Sunday, November 21, 2010

More on New England's Battle Song

Back in February 2010 in Battle Song of New England I talked about  the New England New State anthem. I have reproduced the original post below so that you don't have to click back. Now I have more information on derivation.

Ulrich Ellis's biography (Ulrich Ellis, A Pen in Politics, Ginninderra Press, Charnwood ACT 2007) records:

One day, following my return to Canberra from the Armidale Convention (1949), I travelled to an East Gippsland development conference in Orbost. My companion was Leo Barry, of the Snowy River Shire Council, a tall, heavily built cattleman with a limp who called me before breakfast, at 6 a.m., waking me with a glass of whiskey. It was after my return journey with him from Orbost that I conceived the idea that I should write a song for the New England campaign. I transferred at Bombala to an old train and, while travelling towards Queanbeyan, at snail's pace, wrote on a piece of paper in my bag with the letterhead 'National Council of Women of the ACT' - my wife had been president of this body - the lines and chorus music of a battle song for New England. One of our friends in Canberra, Joy Harvie, wrote the music to accompany my verses but it was a long time - 1952 - until the song was endorsed by the New England Movement's executive. Since then other versions have been arranged, one of them by John Antill, who composed the music for the ballet Corroboree. (pp 212-213)   

I had no idea that there were other versions. Having heard the original, I would like to hear them.

The original post follows:       

The words and melody of the Battle Song of New England, the anthem of the New England New State Movement, were composed by Ulrich Ellis and arranged by Joy Harvie around 1952.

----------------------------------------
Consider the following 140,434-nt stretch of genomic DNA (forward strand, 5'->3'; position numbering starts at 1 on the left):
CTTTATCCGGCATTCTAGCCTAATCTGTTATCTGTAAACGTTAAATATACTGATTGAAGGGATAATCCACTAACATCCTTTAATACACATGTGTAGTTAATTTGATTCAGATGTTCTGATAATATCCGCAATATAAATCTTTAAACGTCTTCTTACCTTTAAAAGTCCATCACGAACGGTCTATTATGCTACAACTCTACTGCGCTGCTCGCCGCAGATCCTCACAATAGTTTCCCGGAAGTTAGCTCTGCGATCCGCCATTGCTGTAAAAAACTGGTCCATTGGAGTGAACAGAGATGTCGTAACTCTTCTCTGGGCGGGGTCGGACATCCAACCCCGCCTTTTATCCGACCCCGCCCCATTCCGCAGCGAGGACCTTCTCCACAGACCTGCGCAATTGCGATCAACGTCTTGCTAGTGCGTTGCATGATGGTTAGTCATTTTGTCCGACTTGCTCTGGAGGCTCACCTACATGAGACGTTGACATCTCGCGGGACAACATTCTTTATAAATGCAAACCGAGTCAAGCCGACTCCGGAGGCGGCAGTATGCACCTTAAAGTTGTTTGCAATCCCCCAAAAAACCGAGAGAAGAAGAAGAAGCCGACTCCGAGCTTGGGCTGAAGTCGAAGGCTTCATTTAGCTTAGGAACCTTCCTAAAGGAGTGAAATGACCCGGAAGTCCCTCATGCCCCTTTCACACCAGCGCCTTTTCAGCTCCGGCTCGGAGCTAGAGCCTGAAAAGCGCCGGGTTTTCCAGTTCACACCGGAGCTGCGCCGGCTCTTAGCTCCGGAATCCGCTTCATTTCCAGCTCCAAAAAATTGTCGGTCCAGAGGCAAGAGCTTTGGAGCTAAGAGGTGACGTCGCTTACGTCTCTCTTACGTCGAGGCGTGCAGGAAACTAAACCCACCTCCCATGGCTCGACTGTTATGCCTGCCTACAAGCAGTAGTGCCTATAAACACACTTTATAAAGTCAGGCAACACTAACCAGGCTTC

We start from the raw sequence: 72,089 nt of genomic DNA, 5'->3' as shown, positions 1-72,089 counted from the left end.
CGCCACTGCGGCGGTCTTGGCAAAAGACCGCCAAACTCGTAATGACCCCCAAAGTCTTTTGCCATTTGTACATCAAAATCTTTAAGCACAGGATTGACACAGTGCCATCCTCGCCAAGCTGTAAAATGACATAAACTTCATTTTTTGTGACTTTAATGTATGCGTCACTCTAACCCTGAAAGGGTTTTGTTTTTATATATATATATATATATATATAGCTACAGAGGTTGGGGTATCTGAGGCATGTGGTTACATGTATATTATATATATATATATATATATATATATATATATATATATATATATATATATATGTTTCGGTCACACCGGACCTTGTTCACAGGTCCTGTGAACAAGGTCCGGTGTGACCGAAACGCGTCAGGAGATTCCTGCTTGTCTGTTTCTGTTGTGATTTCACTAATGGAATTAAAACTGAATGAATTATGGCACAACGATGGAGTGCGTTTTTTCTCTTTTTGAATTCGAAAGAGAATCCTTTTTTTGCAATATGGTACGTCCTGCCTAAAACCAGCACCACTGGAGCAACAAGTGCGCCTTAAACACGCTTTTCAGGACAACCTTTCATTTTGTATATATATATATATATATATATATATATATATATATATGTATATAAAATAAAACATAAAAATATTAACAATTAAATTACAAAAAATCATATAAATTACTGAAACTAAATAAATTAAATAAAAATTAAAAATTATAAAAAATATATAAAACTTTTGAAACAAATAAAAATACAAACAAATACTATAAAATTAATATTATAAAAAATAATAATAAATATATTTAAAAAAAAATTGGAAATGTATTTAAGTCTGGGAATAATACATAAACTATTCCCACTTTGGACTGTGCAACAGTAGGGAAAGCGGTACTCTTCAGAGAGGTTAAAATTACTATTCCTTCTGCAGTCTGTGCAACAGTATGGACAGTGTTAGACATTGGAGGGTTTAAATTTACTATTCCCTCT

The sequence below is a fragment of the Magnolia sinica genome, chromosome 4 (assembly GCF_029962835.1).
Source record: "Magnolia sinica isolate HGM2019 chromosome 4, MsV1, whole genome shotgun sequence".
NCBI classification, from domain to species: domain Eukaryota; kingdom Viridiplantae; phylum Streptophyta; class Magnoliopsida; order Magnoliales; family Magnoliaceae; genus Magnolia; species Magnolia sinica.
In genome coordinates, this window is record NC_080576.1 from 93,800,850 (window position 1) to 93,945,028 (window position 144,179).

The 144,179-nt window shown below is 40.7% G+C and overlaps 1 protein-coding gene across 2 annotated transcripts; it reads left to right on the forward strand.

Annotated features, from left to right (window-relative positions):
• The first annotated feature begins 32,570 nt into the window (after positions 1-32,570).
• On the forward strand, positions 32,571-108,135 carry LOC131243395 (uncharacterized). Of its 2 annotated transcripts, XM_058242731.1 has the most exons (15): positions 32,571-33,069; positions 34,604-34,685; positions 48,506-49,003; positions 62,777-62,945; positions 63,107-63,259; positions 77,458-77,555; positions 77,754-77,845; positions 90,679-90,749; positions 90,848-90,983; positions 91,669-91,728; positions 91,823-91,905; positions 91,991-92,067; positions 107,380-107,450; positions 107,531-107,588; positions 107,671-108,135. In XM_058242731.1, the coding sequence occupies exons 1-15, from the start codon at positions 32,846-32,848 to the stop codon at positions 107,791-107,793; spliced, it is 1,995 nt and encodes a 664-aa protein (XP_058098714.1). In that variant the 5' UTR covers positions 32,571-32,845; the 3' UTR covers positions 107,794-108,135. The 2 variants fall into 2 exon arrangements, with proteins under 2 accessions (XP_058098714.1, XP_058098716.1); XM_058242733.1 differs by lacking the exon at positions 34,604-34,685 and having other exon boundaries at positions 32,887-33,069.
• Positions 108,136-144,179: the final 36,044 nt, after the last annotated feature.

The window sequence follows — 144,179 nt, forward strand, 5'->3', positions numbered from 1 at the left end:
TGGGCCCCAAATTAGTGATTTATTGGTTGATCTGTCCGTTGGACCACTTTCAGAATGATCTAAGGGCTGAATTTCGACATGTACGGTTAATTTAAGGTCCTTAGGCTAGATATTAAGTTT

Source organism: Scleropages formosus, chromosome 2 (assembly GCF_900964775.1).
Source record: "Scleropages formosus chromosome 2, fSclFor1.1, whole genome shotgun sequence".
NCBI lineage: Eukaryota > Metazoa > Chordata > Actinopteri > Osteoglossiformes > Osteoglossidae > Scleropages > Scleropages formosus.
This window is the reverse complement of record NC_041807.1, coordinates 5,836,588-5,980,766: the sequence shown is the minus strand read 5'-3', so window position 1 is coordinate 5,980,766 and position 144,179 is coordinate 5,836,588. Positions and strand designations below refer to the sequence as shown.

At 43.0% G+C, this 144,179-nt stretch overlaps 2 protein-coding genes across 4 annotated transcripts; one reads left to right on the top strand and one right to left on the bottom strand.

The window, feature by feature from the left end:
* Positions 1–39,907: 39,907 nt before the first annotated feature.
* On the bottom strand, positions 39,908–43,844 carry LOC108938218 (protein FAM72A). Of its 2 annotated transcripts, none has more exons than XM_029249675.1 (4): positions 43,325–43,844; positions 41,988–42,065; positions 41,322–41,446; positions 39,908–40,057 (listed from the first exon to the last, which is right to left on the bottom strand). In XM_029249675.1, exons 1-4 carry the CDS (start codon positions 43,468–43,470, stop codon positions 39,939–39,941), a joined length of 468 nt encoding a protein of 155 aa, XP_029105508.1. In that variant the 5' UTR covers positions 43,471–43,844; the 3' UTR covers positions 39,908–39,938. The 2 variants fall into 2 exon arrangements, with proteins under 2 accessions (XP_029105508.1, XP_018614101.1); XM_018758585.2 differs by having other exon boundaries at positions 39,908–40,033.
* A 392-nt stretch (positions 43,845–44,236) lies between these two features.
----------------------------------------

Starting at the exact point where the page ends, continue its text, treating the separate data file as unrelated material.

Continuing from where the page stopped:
I first heard it as a sixteen year old at the convention in Armidale that launched Operation Seventh State, the major campaign that finally forced the first plebiscite. I say the first, because I still hope that there will be a second.

The Town hall was darkened, a spot light was shoe on the flag, and the battle song was sung by a very good singer. All very melodramatic, but effective none the less.  

The words of the New England Anthem follow:

Everywhere we hear a rousing song
Half a million people march along
New England is decreed
From the Hunter to the Tweed
Our cause is justly strong

We will raise the
Banner of New England
Work for New England
Fight for New England
We will raise the
Battle cry of freedom
Fight for our Liberty

Buccarumbi to Coraki
On the mountains you will hear the cry
Out upon the plain
You will hear it sung again
At Collarenebri

From the western borders to the sea
Tamworth links her fortunes with Taree
Thy join us in the fray
On the Hunter and Macleay
New England will be free

Where the Clarence sparkles in the sun
Where the Northern Rivers swiftly run
Where the Gwydir flows
By the cold Ben Lomond snows
Our Victories will be won

Soft Pacific breezes on the shore
Drive the fleecy breakers to a roar
Multiply and rise
Till they echo in the skies
They sing for evermore

The following reproductions from the Australian National Library show the original with music.

Sheet one


Sheet two



Anonymous said...

Yes it should be our state anthems

Don Kennedy said...

It may be better if New England sought independence from Australia

Jim Belshaw said...

Hi both. Sorry for the delay in responding.

Anon, it could indeed. Don, that's probably a bridge too far.